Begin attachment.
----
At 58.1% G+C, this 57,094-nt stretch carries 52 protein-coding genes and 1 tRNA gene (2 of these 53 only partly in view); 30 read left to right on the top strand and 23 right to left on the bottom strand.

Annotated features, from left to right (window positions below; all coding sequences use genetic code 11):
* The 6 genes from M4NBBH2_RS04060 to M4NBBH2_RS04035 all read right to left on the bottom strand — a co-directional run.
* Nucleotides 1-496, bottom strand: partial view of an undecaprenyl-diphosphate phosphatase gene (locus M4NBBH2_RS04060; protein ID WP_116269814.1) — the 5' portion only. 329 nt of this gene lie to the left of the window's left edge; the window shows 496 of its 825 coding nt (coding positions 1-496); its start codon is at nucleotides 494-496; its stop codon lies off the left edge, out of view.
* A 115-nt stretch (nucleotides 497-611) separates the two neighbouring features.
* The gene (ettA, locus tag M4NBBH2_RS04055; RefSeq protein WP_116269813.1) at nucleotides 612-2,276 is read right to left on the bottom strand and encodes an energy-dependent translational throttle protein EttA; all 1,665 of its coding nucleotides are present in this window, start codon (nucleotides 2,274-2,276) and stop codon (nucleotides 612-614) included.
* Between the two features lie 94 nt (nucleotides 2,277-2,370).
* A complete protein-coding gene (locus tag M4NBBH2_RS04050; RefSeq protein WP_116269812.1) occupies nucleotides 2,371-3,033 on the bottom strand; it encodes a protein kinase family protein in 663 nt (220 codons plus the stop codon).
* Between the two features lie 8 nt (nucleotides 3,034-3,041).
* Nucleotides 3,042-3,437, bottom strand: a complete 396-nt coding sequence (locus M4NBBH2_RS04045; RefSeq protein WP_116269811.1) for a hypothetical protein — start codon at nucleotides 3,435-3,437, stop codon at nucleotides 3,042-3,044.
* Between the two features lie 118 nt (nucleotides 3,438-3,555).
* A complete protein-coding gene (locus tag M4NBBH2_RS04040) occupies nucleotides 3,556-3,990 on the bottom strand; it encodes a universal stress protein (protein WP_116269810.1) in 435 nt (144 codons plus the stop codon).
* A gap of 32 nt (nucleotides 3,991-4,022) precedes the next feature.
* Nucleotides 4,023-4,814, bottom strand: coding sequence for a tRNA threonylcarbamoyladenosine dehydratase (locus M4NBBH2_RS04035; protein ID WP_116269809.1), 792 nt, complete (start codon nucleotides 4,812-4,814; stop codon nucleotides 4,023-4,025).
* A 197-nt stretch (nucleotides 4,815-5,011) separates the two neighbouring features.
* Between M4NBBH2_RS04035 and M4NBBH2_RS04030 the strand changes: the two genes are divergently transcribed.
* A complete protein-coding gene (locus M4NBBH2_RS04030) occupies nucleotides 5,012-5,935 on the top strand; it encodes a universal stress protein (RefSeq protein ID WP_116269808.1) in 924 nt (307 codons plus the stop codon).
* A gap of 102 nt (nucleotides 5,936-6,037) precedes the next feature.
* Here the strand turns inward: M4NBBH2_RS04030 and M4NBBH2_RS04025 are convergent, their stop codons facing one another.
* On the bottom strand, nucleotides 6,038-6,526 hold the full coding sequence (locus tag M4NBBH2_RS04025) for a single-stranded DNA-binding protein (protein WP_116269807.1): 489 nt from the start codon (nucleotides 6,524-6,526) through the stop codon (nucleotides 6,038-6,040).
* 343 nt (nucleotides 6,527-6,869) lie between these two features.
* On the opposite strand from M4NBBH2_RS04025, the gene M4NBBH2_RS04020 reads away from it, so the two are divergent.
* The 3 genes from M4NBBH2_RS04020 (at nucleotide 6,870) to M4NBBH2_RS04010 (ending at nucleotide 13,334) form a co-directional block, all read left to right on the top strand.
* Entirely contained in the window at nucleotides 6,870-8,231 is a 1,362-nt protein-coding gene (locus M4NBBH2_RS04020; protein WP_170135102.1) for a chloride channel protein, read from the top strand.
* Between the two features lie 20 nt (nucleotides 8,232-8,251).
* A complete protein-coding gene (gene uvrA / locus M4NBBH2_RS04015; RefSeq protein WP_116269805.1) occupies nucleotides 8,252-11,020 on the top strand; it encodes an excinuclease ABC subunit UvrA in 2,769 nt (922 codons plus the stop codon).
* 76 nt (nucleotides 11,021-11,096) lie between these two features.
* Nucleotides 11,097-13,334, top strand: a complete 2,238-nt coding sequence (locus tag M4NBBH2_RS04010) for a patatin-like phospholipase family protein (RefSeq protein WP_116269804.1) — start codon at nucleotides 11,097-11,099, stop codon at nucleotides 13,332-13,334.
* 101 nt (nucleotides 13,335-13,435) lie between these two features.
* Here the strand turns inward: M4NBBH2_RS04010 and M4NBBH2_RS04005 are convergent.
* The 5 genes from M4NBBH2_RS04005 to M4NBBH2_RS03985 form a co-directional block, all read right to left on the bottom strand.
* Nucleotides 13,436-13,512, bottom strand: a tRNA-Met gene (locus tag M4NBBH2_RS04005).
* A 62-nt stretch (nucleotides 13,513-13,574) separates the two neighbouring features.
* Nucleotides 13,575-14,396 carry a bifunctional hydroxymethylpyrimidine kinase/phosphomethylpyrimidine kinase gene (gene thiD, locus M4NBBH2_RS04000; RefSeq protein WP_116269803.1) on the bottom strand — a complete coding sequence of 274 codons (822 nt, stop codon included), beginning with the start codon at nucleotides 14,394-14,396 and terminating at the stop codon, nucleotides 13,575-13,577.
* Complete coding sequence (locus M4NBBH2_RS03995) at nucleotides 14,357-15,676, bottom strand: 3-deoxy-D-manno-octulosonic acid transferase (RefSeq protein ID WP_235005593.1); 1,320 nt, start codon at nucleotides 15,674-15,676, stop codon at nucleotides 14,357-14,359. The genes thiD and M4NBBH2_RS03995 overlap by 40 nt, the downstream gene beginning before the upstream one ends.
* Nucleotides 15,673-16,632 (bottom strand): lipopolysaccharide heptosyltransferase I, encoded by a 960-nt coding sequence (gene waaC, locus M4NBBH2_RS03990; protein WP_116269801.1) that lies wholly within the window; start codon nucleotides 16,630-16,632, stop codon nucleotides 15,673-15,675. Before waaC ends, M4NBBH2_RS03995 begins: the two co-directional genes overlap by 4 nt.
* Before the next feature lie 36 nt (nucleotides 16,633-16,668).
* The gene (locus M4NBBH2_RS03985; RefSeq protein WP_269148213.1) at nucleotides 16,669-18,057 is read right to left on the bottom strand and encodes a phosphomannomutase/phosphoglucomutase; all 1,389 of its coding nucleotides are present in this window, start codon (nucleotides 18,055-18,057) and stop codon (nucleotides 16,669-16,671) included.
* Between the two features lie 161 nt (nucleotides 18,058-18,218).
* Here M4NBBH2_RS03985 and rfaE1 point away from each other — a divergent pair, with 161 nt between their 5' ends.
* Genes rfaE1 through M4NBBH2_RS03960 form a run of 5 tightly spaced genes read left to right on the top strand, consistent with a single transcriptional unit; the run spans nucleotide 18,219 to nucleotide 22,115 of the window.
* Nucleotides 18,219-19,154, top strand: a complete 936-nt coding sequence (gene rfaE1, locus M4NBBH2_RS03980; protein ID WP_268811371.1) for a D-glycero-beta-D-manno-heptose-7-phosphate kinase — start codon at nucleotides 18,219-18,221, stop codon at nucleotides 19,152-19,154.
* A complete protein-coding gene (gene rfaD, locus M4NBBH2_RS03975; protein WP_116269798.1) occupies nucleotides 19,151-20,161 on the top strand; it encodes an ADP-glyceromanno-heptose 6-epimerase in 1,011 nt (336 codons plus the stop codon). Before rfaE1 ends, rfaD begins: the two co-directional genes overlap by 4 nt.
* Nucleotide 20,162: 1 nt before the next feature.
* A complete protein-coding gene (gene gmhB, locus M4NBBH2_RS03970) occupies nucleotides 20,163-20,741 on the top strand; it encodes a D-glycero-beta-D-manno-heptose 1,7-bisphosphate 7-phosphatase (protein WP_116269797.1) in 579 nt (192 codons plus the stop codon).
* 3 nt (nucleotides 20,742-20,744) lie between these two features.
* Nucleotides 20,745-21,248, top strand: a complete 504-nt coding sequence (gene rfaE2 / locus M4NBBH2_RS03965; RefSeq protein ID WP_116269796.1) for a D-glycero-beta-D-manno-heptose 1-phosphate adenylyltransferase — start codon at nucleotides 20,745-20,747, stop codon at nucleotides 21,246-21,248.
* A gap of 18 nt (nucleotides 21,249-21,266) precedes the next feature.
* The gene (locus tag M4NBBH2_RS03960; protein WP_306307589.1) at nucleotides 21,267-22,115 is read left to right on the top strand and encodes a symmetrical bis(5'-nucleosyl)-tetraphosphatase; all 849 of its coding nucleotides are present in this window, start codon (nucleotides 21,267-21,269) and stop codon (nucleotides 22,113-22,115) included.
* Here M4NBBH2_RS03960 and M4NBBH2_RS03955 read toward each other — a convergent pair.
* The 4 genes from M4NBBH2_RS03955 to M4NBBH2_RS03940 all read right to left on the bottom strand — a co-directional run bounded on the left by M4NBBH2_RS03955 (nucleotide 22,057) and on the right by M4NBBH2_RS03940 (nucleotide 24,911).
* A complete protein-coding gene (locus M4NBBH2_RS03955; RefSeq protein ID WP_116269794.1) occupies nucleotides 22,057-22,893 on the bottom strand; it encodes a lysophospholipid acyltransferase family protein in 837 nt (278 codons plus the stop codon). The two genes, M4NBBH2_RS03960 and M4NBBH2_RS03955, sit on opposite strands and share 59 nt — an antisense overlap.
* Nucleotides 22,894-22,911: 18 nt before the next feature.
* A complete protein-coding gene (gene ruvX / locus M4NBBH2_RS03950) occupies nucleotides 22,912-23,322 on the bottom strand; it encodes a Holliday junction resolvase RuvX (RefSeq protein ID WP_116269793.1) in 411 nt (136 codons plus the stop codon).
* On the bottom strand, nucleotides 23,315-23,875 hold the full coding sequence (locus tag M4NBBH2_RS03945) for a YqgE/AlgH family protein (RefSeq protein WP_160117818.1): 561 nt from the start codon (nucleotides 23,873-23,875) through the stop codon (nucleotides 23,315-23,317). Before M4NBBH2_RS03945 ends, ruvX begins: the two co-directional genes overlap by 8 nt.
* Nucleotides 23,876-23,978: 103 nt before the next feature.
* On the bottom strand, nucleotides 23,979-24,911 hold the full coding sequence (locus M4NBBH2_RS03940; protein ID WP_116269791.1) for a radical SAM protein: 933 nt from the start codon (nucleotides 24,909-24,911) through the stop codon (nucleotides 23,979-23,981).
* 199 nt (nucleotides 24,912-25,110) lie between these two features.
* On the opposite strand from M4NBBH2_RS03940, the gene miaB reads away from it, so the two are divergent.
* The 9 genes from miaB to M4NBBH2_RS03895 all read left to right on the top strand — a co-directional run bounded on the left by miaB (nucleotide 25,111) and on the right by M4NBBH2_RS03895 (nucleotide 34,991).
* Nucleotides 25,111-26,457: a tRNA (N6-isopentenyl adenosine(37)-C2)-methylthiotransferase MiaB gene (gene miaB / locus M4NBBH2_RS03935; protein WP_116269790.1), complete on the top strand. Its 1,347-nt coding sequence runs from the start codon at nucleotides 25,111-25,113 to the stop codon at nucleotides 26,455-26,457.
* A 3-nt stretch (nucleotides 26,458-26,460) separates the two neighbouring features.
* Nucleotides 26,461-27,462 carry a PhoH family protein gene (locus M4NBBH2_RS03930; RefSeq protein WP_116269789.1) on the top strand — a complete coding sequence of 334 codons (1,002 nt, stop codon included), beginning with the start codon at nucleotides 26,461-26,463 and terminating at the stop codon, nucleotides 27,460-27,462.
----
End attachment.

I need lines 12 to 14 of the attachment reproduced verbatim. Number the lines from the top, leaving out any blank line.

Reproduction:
* A complete protein-coding gene (locus tag M4NBBH2_RS04040) occupies nucleotides 3,556-3,990 on the bottom strand; it encodes a universal stress protein (protein WP_116269810.1) in 435 nt (144 codons plus the stop codon).
* A gap of 32 nt (nucleotides 3,991-4,022) precedes the next feature.
* Nucleotides 4,023-4,814, bottom strand: coding sequence for a tRNA threonylcarbamoyladenosine dehydratase (locus M4NBBH2_RS04035; protein ID WP_116269809.1), 792 nt, complete (start codon nucleotides 4,812-4,814; stop codon nucleotides 4,023-4,025).